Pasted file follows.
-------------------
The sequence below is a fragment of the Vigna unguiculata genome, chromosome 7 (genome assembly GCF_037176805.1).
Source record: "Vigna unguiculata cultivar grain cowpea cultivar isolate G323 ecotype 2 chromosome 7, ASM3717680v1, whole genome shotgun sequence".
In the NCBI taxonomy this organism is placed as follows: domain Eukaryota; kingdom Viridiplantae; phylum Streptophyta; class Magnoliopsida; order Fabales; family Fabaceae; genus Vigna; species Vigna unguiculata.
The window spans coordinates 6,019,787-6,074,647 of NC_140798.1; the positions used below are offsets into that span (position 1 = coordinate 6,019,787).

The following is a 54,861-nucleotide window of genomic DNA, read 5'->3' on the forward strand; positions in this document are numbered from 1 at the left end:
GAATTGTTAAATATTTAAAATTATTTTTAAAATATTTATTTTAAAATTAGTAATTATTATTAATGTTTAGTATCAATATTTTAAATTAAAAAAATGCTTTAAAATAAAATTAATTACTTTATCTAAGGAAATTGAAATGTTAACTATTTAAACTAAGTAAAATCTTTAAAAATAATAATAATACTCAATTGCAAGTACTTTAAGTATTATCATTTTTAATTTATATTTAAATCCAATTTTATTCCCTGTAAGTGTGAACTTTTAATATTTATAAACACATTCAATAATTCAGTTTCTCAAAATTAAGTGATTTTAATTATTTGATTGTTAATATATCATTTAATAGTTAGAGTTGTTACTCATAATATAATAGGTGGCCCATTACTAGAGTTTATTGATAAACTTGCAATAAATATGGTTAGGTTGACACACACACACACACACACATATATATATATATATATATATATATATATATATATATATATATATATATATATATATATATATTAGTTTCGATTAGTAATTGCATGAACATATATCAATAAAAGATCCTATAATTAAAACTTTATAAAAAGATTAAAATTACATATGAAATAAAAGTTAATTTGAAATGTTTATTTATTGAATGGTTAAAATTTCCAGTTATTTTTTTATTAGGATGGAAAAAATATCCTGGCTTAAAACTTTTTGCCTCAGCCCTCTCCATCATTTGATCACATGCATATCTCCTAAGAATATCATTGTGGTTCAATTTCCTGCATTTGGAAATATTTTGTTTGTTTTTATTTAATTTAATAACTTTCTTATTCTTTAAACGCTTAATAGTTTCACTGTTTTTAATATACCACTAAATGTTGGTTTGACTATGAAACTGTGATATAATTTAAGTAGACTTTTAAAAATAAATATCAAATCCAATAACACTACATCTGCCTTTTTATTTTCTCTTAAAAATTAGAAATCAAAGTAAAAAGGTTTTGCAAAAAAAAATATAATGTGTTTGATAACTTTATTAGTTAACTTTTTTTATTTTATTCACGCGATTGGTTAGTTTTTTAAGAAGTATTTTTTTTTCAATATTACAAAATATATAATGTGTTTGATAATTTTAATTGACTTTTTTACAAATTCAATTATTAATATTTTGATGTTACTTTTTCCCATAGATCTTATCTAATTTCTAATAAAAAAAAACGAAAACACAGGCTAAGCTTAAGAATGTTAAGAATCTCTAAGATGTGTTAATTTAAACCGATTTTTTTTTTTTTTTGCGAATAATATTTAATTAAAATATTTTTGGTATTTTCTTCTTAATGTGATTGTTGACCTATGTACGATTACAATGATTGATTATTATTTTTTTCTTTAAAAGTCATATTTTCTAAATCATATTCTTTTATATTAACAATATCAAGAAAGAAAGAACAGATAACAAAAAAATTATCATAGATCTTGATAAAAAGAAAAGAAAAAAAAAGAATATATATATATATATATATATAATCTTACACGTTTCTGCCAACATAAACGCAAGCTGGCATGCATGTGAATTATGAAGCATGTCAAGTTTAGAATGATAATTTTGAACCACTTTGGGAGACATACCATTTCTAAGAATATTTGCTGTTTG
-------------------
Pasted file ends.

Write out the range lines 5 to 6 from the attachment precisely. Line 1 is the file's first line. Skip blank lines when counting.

The following is a 54,861-nucleotide window of genomic DNA, read 5'->3' on the forward strand; positions in this document are numbered from 1 at the left end:
GAATTGTTAAATATTTAAAATTATTTTTAAAATATTTATTTTAAAATTAGTAATTATTATTAATGTTTAGTATCAATATTTTAAATTAAAAAAATGCTTTAAAATAAAATTAATTACTTTATCTAAGGAAATTGAAATGTTAACTATTTAAACTAAGTAAAATCTTTAAAAATAATAATAATACTCAATTGCAAGTACTTTAAGTATTATCATTTTTAATTTATATTTAAATCCAATTTTATTCCCTGTAAGTGTGAACTTTTAATATTTATAAACACATTCAATAATTCAGTTTCTCAAAATTAAGTGATTTTAATTATTTGATTGTTAATATATCATTTAATAGTTAGAGTTGTTACTCATAATATAATAGGTGGCCCATTACTAGAGTTTATTGATAAACTTGCAATAAATATGGTTAGGTTGACACACACACACACACACACATATATATATATATATATATATATATATATATATATATATATATATATATATATATATATATATTAGTTTCGATTAGTAATTGCATGAACATATATCAATAAAAGATCCTATAATTAAAACTTTATAAAAAGATTAAAATTACATATGAAATAAAAGTTAATTTGAAATGTTTATTTATTGAATGGTTAAAATTTCCAGTTATTTTTTTATTAGGATGGAAAAAATATCCTGGCTTAAAACTTTTTGCCTCAGCCCTCTCCATCATTTGATCACATGCATATCTCCTAAGAATATCATTGTGGTTCAATTTCCTGCATTTGGAAATATTTTGTTTGTTTTTATTTAATTTAATAACTTTCTTATTCTTTAAACGCTTAATAGTTTCACTGTTTTTAATATACCACTAAATGTTGGTTTGACTATGAAACTGTGATATAATTTAAGTAGACTTTTAAAAATAAATATCAAATCCAATAACACTACATCTGCCTTTTTATTTTCTCTTAAAAATTAGAAATCAAAGTAAAAAGGTTTTGCAAAAAAAAATATAATGTGTTTGATAACTTTATTAGTTAACTTTTTTTATTTTATTCACGCGATTGGTTAGTTTTTTAAGAAGTATTTTTTTTTCAATATTACAAAATATATAATGTGTTTGATAATTTTAATTGACTTTTTTACAAATTCAATTATTAATATTTTGATGTTACTTTTTCCCATAGATCTTATCTAATTTCTAATAAAAAAAAACGAAAACACAGGCTAAGCTTAAGAATGTTAAGAATCTCTAAGATGTGTTAATTTAAACCGATTTTTTTTTTTTTTTGCGAATAATATTTAATTAAAATATTTTTGGTATTTTCTTCTTAATGTGATTGTTGACCTATGTACGATTACAATGATTGATTATTATTTTTTTCTTTAAAAGTCATATTTTCTAAATCATATTCTTTTATATTAACAATATCAAGAAAGAAAGAACAGATAACAAAAAAATTATCATAGATCTTGATAAAAAGAAAAGAAAAAAAAAGAATATATATATATATATATATATAATCTTACACGTTTCTGCCAACATAAACGCAAGCTGGCATGCATGTGAATTATGAAGCATGTCAAGTTTAGAATGATAATTTTGAACCACTTTGGGAGACATACCATTTCTAAGAATATTTGCTGTTTG